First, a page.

America in the Gilded Age and Progressive Era : The Great Courses: Modern History

  • by The Great Courses
  • Narrated by Professor Edward T. O'Donnell, PhD
  • Series: The Great Courses: Modern History
  • 11 hrs and 52 mins
  • Lecture

Publisher's Summary

America stands at a dramatic crossroads: Massive corporations wield disturbing power. The huge income gap between the one percent and the other 99 percent grows wider. Astounding new technologies are changing American lives.
Sound familiar? These and other issues that characterize the early 21st century were also the hallmarks of the transformative periods known as the Gilded Age (1865-1900) and the Progressive Era (1900-1920). Before the Gilded Age and Progressive Era, America was a developing nation, with a largely agrarian economy and virtually no role in global affairs. Yet by 1900, within 35 years, the US had emerged as the world's greatest industrial power.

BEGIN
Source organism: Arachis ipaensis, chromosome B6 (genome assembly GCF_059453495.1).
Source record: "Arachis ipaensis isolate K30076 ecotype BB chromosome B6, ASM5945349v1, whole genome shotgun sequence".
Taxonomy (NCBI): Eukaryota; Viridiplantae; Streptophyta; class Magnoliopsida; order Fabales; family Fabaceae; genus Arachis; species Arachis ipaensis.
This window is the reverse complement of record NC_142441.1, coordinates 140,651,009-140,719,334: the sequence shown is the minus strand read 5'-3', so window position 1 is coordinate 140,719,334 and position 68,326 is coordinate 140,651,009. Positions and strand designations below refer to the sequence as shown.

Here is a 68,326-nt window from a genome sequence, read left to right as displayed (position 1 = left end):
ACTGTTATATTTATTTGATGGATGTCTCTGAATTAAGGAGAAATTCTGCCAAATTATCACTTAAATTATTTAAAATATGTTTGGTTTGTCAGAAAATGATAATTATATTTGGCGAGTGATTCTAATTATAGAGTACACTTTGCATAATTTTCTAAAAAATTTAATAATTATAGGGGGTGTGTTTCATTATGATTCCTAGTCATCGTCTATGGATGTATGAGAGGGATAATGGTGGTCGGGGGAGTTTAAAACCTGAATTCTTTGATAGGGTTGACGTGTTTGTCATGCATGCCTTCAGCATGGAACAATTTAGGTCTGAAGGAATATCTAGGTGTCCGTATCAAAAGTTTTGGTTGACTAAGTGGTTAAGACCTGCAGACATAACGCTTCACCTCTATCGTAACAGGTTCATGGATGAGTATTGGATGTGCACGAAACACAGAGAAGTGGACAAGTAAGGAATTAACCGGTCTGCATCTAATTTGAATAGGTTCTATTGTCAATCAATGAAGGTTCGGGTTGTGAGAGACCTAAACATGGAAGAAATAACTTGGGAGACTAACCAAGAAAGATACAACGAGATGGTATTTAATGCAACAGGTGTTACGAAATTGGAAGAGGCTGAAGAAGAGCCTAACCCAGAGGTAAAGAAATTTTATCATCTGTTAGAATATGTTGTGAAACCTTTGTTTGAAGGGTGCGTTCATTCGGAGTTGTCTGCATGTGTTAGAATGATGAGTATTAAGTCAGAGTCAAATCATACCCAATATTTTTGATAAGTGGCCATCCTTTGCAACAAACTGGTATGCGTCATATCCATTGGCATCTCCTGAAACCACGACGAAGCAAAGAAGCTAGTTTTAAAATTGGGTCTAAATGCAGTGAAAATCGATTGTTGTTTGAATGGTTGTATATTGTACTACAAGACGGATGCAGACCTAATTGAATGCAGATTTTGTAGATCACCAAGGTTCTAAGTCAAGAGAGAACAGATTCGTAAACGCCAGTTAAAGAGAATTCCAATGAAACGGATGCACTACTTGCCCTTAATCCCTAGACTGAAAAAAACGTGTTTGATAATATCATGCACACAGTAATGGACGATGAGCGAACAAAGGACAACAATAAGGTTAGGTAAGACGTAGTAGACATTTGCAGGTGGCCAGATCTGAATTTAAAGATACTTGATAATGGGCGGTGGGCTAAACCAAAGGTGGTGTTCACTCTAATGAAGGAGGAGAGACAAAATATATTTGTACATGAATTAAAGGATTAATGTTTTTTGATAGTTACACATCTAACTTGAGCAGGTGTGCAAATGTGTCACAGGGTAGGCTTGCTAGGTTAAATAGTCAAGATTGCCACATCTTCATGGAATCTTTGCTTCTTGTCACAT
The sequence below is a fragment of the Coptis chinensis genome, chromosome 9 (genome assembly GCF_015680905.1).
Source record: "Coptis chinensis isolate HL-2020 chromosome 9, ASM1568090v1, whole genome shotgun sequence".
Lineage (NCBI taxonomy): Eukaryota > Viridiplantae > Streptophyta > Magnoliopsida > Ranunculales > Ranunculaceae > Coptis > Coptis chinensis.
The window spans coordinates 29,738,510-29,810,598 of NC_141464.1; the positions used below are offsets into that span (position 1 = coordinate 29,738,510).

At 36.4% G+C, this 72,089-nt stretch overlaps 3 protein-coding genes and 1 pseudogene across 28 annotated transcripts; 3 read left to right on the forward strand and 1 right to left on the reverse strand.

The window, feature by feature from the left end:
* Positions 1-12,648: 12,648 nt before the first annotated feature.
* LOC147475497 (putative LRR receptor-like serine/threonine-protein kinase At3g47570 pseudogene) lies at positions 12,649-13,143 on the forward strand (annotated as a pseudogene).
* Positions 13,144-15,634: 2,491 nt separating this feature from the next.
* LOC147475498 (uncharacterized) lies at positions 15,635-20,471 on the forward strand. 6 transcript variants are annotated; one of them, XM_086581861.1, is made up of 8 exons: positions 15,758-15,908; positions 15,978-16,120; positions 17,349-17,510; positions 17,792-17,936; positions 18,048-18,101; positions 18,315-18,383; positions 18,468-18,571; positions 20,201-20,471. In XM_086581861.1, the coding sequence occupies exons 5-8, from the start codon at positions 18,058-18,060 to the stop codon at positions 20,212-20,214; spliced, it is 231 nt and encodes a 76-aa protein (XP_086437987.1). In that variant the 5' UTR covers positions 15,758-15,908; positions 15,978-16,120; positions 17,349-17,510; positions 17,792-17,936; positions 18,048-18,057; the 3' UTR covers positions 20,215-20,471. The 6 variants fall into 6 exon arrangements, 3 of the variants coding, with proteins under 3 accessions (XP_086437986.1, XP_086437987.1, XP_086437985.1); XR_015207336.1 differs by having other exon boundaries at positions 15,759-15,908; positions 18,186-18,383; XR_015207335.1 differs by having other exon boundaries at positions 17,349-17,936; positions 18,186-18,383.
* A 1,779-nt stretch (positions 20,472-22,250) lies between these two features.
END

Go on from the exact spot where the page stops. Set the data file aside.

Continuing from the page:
Explore these tumultuous times in America in the Gilded Age and Progressive Era. Over decades marked by economic, political, social, and technological upheavals, the US went from an agrarian, isolationist country to the world's greatest industrial power and a nascent geopolitical superpower. In a time rife with staggering excess, social unrest, and strident calls for reform, these and other remarkable events created the country that we know today: industrialization gave rise to a huge American middle class; voluminous waves of immigration added new material to the "melting pot" of US society; the phenomenon of big business led to the formation of labor unions and the adoption of consumer protections; electricity, cars, and other technologies forever changed the landscape of American life.